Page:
Sudan’s National Dialogue ‘to be concluded in January’
The 7+7 National Dialogue Steering Committee has announced that Sudan’s National Dialogue will be concluded in January. The eastern Sudanese party, the Democratic Revolutionary Front, abandoned the National Dialogue last week.
Feisal Hassan Ibrahim, member of the 7+7 Committee, said in a press conference in the Sudanese capital on Friday that the National Dialogue will be rounded up on 10 January.
The concept of a national dialogue was proposed by President Omar Al Bashir in January 2014 in an attempt to solve the military and economic crises in the country on a broad political basis. However, Sudan’s armed and political opposition forces boycotted the government-led National Dialogue which was officially inaugurated in Khartoum on 10 October this year.
Ibrahim called the inauguration “a new phase in Sudan’s political life that offers an opportunity to arrive at common principles leading to the advancement of the Sudanese nation and promoting its ties with the regional and international community”.
He said that several opposition members have arrived in Khartoum to participate in the meetings of the six National Dialogue committees, and expressed his conviction that leaders of the SPLM-N will soon join them.
“An agreement on a permanent constitution will be reached soon.”
The rapporteur of the National Dialogue General Secretariat, Omar Haidar, reported that 48 national figures, 80 members of political parties, and 29 members of armed groups participated in the six National Dialogue working committees so far.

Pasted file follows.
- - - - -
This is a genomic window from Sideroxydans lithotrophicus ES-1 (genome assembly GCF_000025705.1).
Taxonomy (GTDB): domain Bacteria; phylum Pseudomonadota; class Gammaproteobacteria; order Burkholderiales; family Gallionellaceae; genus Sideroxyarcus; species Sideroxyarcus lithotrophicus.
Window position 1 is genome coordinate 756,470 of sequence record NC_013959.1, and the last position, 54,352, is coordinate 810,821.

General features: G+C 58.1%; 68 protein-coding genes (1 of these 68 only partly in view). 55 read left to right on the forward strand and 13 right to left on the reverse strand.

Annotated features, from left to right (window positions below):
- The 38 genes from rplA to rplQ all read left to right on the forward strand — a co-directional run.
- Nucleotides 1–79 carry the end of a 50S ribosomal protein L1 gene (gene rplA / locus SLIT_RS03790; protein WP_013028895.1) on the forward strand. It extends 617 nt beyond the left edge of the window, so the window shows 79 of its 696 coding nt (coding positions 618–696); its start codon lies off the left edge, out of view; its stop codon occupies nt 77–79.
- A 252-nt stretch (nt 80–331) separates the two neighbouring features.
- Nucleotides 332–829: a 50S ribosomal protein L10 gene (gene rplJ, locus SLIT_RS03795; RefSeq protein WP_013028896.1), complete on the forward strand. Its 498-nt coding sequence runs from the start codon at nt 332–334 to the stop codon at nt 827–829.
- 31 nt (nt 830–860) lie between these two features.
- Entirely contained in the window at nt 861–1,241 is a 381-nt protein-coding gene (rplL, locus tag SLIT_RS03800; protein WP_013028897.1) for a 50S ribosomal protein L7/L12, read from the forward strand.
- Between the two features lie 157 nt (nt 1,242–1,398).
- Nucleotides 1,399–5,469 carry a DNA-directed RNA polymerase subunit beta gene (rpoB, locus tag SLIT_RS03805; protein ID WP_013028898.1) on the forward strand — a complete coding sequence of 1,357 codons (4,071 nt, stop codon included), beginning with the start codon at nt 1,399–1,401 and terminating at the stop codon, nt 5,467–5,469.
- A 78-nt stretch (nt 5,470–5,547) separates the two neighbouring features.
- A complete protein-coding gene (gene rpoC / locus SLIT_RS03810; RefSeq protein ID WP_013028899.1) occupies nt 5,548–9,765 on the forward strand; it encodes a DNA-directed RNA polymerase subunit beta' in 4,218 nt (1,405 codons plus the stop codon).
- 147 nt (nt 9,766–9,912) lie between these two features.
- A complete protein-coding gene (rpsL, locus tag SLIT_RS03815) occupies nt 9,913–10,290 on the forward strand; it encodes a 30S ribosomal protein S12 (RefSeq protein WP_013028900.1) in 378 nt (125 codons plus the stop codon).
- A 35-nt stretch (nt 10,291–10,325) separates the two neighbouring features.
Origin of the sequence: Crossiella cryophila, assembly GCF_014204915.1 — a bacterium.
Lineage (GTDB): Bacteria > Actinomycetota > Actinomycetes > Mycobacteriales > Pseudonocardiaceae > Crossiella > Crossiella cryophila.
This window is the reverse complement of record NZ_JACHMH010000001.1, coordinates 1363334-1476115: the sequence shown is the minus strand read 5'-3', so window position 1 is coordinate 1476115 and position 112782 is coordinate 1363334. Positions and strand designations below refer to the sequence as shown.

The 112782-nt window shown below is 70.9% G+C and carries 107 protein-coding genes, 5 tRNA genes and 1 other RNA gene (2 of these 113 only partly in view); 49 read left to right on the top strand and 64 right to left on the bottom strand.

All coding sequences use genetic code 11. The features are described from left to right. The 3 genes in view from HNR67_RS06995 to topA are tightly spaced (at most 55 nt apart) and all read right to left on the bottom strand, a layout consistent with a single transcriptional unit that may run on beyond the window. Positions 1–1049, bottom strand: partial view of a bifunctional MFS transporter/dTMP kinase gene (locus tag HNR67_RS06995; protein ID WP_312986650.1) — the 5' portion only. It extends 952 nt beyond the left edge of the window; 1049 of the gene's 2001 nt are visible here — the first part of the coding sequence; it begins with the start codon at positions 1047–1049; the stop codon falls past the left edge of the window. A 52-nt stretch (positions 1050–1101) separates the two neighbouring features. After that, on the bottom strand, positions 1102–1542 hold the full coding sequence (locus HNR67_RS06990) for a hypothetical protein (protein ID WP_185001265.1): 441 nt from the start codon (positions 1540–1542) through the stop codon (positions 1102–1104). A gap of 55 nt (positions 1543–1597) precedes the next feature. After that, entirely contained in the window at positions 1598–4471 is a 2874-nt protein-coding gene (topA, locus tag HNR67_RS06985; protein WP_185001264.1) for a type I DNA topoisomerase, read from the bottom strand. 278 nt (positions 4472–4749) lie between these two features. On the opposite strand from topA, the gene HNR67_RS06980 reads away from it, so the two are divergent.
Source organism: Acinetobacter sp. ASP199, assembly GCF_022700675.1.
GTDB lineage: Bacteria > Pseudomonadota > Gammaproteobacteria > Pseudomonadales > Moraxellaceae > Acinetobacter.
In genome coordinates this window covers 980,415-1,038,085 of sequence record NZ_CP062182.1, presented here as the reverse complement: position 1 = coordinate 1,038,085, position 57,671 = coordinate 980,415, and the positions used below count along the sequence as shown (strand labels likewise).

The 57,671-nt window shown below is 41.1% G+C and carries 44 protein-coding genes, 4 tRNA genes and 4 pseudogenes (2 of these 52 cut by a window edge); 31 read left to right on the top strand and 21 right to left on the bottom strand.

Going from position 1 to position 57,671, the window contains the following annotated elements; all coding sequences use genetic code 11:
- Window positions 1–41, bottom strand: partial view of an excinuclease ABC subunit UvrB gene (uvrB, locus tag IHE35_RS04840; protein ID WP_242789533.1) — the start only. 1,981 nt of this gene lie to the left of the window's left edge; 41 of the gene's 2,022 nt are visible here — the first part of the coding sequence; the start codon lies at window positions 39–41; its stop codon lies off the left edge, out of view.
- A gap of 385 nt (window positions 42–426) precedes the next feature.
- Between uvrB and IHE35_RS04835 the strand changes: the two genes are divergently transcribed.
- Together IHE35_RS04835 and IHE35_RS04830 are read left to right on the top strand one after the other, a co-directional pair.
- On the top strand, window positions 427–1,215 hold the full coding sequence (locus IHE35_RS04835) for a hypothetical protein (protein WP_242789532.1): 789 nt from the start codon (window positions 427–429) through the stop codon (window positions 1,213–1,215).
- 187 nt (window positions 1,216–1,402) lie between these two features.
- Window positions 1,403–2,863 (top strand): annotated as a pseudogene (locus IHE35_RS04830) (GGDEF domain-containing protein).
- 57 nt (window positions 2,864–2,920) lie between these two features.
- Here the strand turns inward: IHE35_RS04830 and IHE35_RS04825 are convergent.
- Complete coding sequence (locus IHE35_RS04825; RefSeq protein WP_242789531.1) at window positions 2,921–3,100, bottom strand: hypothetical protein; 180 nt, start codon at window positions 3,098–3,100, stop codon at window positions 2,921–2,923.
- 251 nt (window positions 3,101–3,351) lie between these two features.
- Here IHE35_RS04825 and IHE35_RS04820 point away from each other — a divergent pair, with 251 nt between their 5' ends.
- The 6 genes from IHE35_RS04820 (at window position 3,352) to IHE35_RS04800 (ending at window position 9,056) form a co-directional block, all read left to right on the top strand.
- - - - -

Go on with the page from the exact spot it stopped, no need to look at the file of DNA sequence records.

“The committees have so far discussed 420 working papers and heard several lectures by academics and experts on the various Dialogue issues,” he added.
Kamal Omar, Secretary-General of the Popular Congress Party (PCP) led by Dr Hassan El Turabi, and member of the 7+7 Steering Committee, described the National Dialogue as the “true independence” of Sudan, referring to 1 January 1956 when Sudan became an independent country.
Omar announced that an agreement on a permanent constitution will be reached soon.
He regretted that the holdout parties missed the opportunity to participate in the National Dialogue. “The Dialogue will continue until it achieves the political consensus required to resolve the country’s crises.”
Democratic Revolutionary Front
According to Ali Akad, Head of the eastern Sudanese Democratic Revolutionary Front, the National Dialogue has not been conducive to solving the country’s political crises.
“This dialogue is not progressing. The ruling regime is so weak. It has no agenda, nor legitimacy.”
Akad, who is also a member of the Committee on Governance and the Implementation of the National Dialogue, said that the opposition forces should form a broader front to overthrow the ruling National Congress Party (NCP).
“This dialogue is not progressing. The ruling regime is so weak. It has no agenda, nor legitimacy,” Akad told reporters in Khartoum last week.
Political analyst Salah Duma described the meetings of the National Dialogue to Radio Tamazuj as “NCP consultations, not a dialogue.
“As most opposition parties are absent from the process, the NCP members are consulting themselves. [ ..] The Dialogue, to be held between Khartoum and all opposition parties, should be mediated by a neutral body,” Duma said.
He noted that there are not even observers present at the talks.
(Sources: Sudan Tribune, Radio Tamazuj, Radio Dabanga)
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